2010.11.03 - funny memory

today at work i was testing our application for memory leaks and other memory-related issues and came across interesting side effect of memory handing mechanism in linux. though it's correct, it looks at least surprising when you haven't seen that before. it appears that kernel nowadays perform lazy memory deallocation. consider following code:

#include <vector>
#include <iostream>
#include <boost/shared_array.hpp>
#include <cstring>
 
using namespace std;
using namespace boost;
 
int main(void)
{
  vector< shared_array<char> > v;
 
  while(true)
  {
    // (1)
    cout<<"size: ";
    size_t size;
    cin>>size;
    cout<<"(re)allocating to "<<size<<"MB"<<endl;
    size*=1024;
 
    // (2)
    for(size_t i=v.size(); i<size; ++i)
    {
      shared_array<char> tmp(new char[1024]);
      memset( tmp.get(), 0xF0, 1024 );
      v.push_back(tmp);
    }
 
    // (3)
    random_shuffle( v.begin(), v.end() );
 
    // (4)
    if( size<v.size() )
      v.resize(size);
 
    // (5)
    if( size==0 )
    {
      cout<<"deallocating"<<endl;
      vector< shared_array<char> > tmp;
      v.swap(tmp);
    }
 
    // (6)
    cout<<"size is "<<v.size()/1024<<"MB"<<endl<<endl;
  }
 
  return 0;
}

this is a sample program that loops forever allocating given amount of memory (in MB), in 1kB chunks. user gives amount of memory to allocate interactively. it goes like this:

  1. get size of memory to use (explicitly - remember that there are counting pointers in back ground as well!) from user
  2. expand vector if it is too small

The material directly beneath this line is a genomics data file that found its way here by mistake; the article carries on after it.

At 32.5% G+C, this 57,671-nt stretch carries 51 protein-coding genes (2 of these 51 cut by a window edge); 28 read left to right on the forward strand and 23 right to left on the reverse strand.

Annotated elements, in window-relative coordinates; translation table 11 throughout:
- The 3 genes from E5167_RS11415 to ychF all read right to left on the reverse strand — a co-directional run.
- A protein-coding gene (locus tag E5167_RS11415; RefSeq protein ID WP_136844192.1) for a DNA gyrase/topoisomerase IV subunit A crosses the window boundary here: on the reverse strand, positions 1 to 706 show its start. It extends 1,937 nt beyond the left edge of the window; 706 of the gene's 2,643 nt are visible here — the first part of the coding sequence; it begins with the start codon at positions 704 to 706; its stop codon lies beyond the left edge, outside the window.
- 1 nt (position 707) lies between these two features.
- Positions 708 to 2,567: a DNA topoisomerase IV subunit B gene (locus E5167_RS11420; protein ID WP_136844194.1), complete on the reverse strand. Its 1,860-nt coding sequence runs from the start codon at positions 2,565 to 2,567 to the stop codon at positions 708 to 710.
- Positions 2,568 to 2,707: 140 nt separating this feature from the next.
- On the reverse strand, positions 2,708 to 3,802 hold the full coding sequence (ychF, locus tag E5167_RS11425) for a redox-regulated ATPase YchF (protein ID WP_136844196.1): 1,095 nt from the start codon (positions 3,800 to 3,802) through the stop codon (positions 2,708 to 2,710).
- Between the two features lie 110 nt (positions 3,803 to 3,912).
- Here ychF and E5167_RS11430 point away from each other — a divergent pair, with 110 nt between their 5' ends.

3. set the order of elements to be random (this introduces extra entropy when deallocating part of memory only); this step is optional
  4. truncate out memory, if too much is allocated.
  5. special case - if size is to be zero, ensure vector is empty
  6. display current vector's size (to see if it works)

now compile and run this application on one terminal and open (h)top on the second, so that you'll be able to see them both. assuming you have 1GB of memory, ~200MB taken by the system (say: 800MB is free), try following sequence of allocations, taking look at (h)top after each step:

  1. 50
  2. 500
  3. 5
  4. 500
  5. 0

in the first run memory usage increases - good, we expected that. in second the same happens – so far, so good. the surprise is 3rd step, when memory usage usually does NOT drop! when you set it back to 500MB size it's still on the same level. now decreasing it to 0 (all memory is freed in program - remember our 'if')… usually does not free memory still. after some time, and some more (de)allocations memory will stabilize at the “real” level. confusing, huh? wait – there's more. now open one more terminal and run out application on it too. try sequence of allocating 500MB and then going back to 0MB on first terminal ((h)top still shows huge memory usage) and now do the same thing on the second terminal. since previous instance freed memory it should be available, right? in my case - on my machines kernel killed application because memory run out!

this is visible side effect of memory handling mechanism. funny, though quite surprising at first. keep in mind that what (h)top shows is now how much memory application uses at that very moment, but instead how much memory system has currently assigned to it.

blog/2010/11/03.txt · Last modified: 2013/05/17 19:08 (external edit)
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